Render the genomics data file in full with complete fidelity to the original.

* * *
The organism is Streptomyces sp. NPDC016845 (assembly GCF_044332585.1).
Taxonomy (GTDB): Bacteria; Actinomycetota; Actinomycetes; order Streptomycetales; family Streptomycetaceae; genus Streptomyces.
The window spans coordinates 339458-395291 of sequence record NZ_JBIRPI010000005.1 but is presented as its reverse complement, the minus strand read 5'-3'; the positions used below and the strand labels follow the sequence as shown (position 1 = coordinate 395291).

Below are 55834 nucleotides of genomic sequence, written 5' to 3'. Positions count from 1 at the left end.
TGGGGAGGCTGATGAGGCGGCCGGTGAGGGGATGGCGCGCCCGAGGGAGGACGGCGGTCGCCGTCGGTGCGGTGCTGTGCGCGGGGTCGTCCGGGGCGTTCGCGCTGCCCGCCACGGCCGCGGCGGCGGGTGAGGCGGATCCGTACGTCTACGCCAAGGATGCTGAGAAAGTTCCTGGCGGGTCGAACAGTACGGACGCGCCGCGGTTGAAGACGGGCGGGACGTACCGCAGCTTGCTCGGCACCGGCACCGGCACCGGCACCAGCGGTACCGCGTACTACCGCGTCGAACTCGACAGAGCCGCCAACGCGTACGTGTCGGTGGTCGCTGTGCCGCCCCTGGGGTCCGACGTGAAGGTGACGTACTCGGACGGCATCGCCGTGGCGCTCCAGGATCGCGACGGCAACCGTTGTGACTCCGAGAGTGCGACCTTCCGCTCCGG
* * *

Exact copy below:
The organism is Streptomyces sp. NPDC016845 (assembly GCF_044332585.1).
Taxonomy (GTDB): Bacteria; Actinomycetota; Actinomycetes; order Streptomycetales; family Streptomycetaceae; genus Streptomyces.
The window spans coordinates 339458-395291 of sequence record NZ_JBIRPI010000005.1 but is presented as its reverse complement, the minus strand read 5'-3'; the positions used below and the strand labels follow the sequence as shown (position 1 = coordinate 395291).

Below are 55834 nucleotides of genomic sequence, written 5' to 3'. Positions count from 1 at the left end.
TGGGGAGGCTGATGAGGCGGCCGGTGAGGGGATGGCGCGCCCGAGGGAGGACGGCGGTCGCCGTCGGTGCGGTGCTGTGCGCGGGGTCGTCCGGGGCGTTCGCGCTGCCCGCCACGGCCGCGGCGGCGGGTGAGGCGGATCCGTACGTCTACGCCAAGGATGCTGAGAAAGTTCCTGGCGGGTCGAACAGTACGGACGCGCCGCGGTTGAAGACGGGCGGGACGTACCGCAGCTTGCTCGGCACCGGCACCGGCACCGGCACCAGCGGTACCGCGTACTACCGCGTCGAACTCGACAGAGCCGCCAACGCGTACGTGTCGGTGGTCGCTGTGCCGCCCCTGGGGTCCGACGTGAAGGTGACGTACTCGGACGGCATCGCCGTGGCGCTCCAGGATCGCGACGGCAACCGTTGTGACTCCGAGAGTGCGACCTTCCGCTCCGG